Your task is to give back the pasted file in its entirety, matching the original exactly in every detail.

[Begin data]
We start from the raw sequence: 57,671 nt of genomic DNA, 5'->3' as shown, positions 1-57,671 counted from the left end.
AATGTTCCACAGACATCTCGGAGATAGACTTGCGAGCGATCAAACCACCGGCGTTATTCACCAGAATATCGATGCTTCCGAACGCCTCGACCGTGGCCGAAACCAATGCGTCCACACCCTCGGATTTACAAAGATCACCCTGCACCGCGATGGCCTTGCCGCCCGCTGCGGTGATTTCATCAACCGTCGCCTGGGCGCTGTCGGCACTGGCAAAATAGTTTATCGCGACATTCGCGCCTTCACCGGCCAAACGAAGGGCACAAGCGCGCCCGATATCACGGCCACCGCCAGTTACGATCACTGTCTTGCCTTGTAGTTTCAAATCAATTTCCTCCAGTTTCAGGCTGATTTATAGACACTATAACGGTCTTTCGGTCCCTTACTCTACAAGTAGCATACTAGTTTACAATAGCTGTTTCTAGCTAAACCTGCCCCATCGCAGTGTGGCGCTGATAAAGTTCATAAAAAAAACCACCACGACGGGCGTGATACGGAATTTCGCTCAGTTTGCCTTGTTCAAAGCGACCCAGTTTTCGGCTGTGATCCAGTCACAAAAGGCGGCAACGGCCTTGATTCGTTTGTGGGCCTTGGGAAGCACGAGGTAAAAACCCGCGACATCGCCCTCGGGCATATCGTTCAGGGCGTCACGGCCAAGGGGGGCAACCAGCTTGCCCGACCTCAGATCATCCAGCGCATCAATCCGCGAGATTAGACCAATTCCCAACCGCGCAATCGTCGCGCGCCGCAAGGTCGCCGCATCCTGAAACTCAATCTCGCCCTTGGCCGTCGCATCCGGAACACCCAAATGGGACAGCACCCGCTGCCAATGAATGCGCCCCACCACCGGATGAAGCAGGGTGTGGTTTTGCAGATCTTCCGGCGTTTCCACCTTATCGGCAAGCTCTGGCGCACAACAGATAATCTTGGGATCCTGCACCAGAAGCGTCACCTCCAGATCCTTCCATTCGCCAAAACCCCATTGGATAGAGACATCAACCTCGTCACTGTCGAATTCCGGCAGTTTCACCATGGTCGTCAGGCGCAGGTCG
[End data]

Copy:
We start from the raw sequence: 57,671 nt of genomic DNA, 5'->3' as shown, positions 1-57,671 counted from the left end.
AATGTTCCACAGACATCTCGGAGATAGACTTGCGAGCGATCAAACCACCGGCGTTATTCACCAGAATATCGATGCTTCCGAACGCCTCGACCGTGGCCGAAACCAATGCGTCCACACCCTCGGATTTACAAAGATCACCCTGCACCGCGATGGCCTTGCCGCCCGCTGCGGTGATTTCATCAACCGTCGCCTGGGCGCTGTCGGCACTGGCAAAATAGTTTATCGCGACATTCGCGCCTTCACCGGCCAAACGAAGGGCACAAGCGCGCCCGATATCACGGCCACCGCCAGTTACGATCACTGTCTTGCCTTGTAGTTTCAAATCAATTTCCTCCAGTTTCAGGCTGATTTATAGACACTATAACGGTCTTTCGGTCCCTTACTCTACAAGTAGCATACTAGTTTACAATAGCTGTTTCTAGCTAAACCTGCCCCATCGCAGTGTGGCGCTGATAAAGTTCATAAAAAAAACCACCACGACGGGCGTGATACGGAATTTCGCTCAGTTTGCCTTGTTCAAAGCGACCCAGTTTTCGGCTGTGATCCAGTCACAAAAGGCGGCAACGGCCTTGATTCGTTTGTGGGCCTTGGGAAGCACGAGGTAAAAACCCGCGACATCGCCCTCGGGCATATCGTTCAGGGCGTCACGGCCAAGGGGGGCAACCAGCTTGCCCGACCTCAGATCATCCAGCGCATCAATCCGCGAGATTAGACCAATTCCCAACCGCGCAATCGTCGCGCGCCGCAAGGTCGCCGCATCCTGAAACTCAATCTCGCCCTTGGCCGTCGCATCCGGAACACCCAAATGGGACAGCACCCGCTGCCAATGAATGCGCCCCACCACCGGATGAAGCAGGGTGTGGTTTTGCAGATCTTCCGGCGTTTCCACCTTATCGGCAAGCTCTGGCGCACAACAGATAATCTTGGGATCCTGCACCAGAAGCGTCACCTCCAGATCCTTCCATTCGCCAAAACCCCATTGGATAGAGACATCAACCTCGTCACTGTCGAATTCCGGCAGTTTCACCATGGTCGTCAGGCGCAGGTCG